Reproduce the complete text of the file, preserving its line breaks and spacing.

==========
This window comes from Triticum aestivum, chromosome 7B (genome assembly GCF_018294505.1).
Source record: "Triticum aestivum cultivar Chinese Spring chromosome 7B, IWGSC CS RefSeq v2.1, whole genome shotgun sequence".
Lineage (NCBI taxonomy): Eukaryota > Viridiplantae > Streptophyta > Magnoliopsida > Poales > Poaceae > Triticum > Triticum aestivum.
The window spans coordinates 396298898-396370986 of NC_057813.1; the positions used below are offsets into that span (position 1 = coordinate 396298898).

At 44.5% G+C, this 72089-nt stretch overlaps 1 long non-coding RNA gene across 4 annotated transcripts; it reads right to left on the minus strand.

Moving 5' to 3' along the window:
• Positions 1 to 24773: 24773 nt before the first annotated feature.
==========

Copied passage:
This window comes from Triticum aestivum, chromosome 7B (genome assembly GCF_018294505.1).
Source record: "Triticum aestivum cultivar Chinese Spring chromosome 7B, IWGSC CS RefSeq v2.1, whole genome shotgun sequence".
Lineage (NCBI taxonomy): Eukaryota > Viridiplantae > Streptophyta > Magnoliopsida > Poales > Poaceae > Triticum > Triticum aestivum.
The window spans coordinates 396298898-396370986 of NC_057813.1; the positions used below are offsets into that span (position 1 = coordinate 396298898).

At 44.5% G+C, this 72089-nt stretch overlaps 1 long non-coding RNA gene across 4 annotated transcripts; it reads right to left on the minus strand.

Moving 5' to 3' along the window:
• Positions 1 to 24773: 24773 nt before the first annotated feature.